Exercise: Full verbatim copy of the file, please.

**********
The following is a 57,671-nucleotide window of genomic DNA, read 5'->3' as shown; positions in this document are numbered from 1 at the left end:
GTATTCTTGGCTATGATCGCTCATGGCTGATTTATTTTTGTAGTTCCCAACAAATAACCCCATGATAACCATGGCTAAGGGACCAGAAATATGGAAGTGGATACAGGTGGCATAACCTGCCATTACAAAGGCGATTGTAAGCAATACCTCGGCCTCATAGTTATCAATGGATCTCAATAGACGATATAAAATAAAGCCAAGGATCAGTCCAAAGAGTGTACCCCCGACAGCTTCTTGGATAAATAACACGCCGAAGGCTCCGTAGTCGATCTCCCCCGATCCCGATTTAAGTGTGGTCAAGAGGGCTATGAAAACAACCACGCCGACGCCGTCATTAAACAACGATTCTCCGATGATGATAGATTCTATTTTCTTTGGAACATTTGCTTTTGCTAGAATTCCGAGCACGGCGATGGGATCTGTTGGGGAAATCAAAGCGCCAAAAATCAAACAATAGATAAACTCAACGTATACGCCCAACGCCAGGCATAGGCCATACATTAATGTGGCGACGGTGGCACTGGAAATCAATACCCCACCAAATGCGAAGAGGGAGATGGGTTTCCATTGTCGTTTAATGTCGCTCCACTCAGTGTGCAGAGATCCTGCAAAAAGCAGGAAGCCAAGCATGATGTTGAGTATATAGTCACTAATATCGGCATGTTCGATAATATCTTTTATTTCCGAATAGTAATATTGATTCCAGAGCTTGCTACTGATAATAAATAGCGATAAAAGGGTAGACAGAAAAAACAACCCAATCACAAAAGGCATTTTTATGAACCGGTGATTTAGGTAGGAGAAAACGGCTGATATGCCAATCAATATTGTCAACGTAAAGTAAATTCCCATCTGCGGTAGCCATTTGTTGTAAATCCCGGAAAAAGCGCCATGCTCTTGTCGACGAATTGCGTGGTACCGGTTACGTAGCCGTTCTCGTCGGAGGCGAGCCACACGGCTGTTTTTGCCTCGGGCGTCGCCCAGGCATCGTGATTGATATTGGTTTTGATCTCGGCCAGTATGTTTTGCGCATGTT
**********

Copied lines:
The following is a 57,671-nucleotide window of genomic DNA, read 5'->3' as shown; positions in this document are numbered from 1 at the left end:
GTATTCTTGGCTATGATCGCTCATGGCTGATTTATTTTTGTAGTTCCCAACAAATAACCCCATGATAACCATGGCTAAGGGACCAGAAATATGGAAGTGGATACAGGTGGCATAACCTGCCATTACAAAGGCGATTGTAAGCAATACCTCGGCCTCATAGTTATCAATGGATCTCAATAGACGATATAAAATAAAGCCAAGGATCAGTCCAAAGAGTGTACCCCCGACAGCTTCTTGGATAAATAACACGCCGAAGGCTCCGTAGTCGATCTCCCCCGATCCCGATTTAAGTGTGGTCAAGAGGGCTATGAAAACAACCACGCCGACGCCGTCATTAAACAACGATTCTCCGATGATGATAGATTCTATTTTCTTTGGAACATTTGCTTTTGCTAGAATTCCGAGCACGGCGATGGGATCTGTTGGGGAAATCAAAGCGCCAAAAATCAAACAATAGATAAACTCAACGTATACGCCCAACGCCAGGCATAGGCCATACATTAATGTGGCGACGGTGGCACTGGAAATCAATACCCCACCAAATGCGAAGAGGGAGATGGGTTTCCATTGTCGTTTAATGTCGCTCCACTCAGTGTGCAGAGATCCTGCAAAAAGCAGGAAGCCAAGCATGATGTTGAGTATATAGTCACTAATATCGGCATGTTCGATAATATCTTTTATTTCCGAATAGTAATATTGATTCCAGAGCTTGCTACTGATAATAAATAGCGATAAAAGGGTAGACAGAAAAAACAACCCAATCACAAAAGGCATTTTTATGAACCGGTGATTTAGGTAGGAGAAAACGGCTGATATGCCAATCAATATTGTCAACGTAAAGTAAATTCCCATCTGCGGTAGCCATTTGTTGTAAATCCCGGAAAAAGCGCCATGCTCTTGTCGACGAATTGCGTGGTACCGGTTACGTAGCCGTTCTCGTCGGAGGCGAGCCACACGGCTGTTTTTGCCTCGGGCGTCGCCCAGGCATCGTGATTGATATTGGTTTTGATCTCGGCCAGTATGTTTTGCGCATGTT